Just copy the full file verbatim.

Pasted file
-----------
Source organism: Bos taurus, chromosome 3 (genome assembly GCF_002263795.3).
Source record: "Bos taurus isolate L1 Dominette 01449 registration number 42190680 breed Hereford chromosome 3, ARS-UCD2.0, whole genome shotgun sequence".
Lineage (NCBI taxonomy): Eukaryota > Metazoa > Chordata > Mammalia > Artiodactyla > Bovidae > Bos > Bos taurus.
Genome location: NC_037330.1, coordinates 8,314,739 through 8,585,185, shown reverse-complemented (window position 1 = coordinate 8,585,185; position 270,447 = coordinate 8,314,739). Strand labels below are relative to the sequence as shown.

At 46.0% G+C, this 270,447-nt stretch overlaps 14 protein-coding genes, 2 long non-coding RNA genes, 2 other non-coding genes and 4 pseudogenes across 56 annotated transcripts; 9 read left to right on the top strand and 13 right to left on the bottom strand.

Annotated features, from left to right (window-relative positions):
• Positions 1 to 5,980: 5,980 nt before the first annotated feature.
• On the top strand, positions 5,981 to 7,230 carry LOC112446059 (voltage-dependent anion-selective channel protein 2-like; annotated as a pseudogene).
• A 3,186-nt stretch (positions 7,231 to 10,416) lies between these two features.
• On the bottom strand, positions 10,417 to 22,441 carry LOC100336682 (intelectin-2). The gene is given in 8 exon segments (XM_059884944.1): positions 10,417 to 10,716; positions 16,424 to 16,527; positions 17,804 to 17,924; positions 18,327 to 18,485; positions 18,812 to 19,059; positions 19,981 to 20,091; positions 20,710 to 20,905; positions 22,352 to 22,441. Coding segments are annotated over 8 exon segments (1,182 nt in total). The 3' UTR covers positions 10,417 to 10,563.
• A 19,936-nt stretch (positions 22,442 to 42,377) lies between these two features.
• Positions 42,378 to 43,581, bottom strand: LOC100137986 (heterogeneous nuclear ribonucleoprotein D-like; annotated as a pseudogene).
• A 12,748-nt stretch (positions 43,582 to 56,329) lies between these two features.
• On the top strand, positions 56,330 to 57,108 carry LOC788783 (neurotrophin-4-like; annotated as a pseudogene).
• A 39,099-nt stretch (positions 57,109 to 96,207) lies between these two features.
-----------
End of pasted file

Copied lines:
Source organism: Bos taurus, chromosome 3 (genome assembly GCF_002263795.3).
Source record: "Bos taurus isolate L1 Dominette 01449 registration number 42190680 breed Hereford chromosome 3, ARS-UCD2.0, whole genome shotgun sequence".
Lineage (NCBI taxonomy): Eukaryota > Metazoa > Chordata > Mammalia > Artiodactyla > Bovidae > Bos > Bos taurus.
Genome location: NC_037330.1, coordinates 8,314,739 through 8,585,185, shown reverse-complemented (window position 1 = coordinate 8,585,185; position 270,447 = coordinate 8,314,739). Strand labels below are relative to the sequence as shown.

At 46.0% G+C, this 270,447-nt stretch overlaps 14 protein-coding genes, 2 long non-coding RNA genes, 2 other non-coding genes and 4 pseudogenes across 56 annotated transcripts; 9 read left to right on the top strand and 13 right to left on the bottom strand.

Annotated features, from left to right (window-relative positions):
• Positions 1 to 5,980: 5,980 nt before the first annotated feature.
• On the top strand, positions 5,981 to 7,230 carry LOC112446059 (voltage-dependent anion-selective channel protein 2-like; annotated as a pseudogene).
• A 3,186-nt stretch (positions 7,231 to 10,416) lies between these two features.
• On the bottom strand, positions 10,417 to 22,441 carry LOC100336682 (intelectin-2). The gene is given in 8 exon segments (XM_059884944.1): positions 10,417 to 10,716; positions 16,424 to 16,527; positions 17,804 to 17,924; positions 18,327 to 18,485; positions 18,812 to 19,059; positions 19,981 to 20,091; positions 20,710 to 20,905; positions 22,352 to 22,441. Coding segments are annotated over 8 exon segments (1,182 nt in total). The 3' UTR covers positions 10,417 to 10,563.
• A 19,936-nt stretch (positions 22,442 to 42,377) lies between these two features.
• Positions 42,378 to 43,581, bottom strand: LOC100137986 (heterogeneous nuclear ribonucleoprotein D-like; annotated as a pseudogene).
• A 12,748-nt stretch (positions 43,582 to 56,329) lies between these two features.
• On the top strand, positions 56,330 to 57,108 carry LOC788783 (neurotrophin-4-like; annotated as a pseudogene).
• A 39,099-nt stretch (positions 57,109 to 96,207) lies between these two features.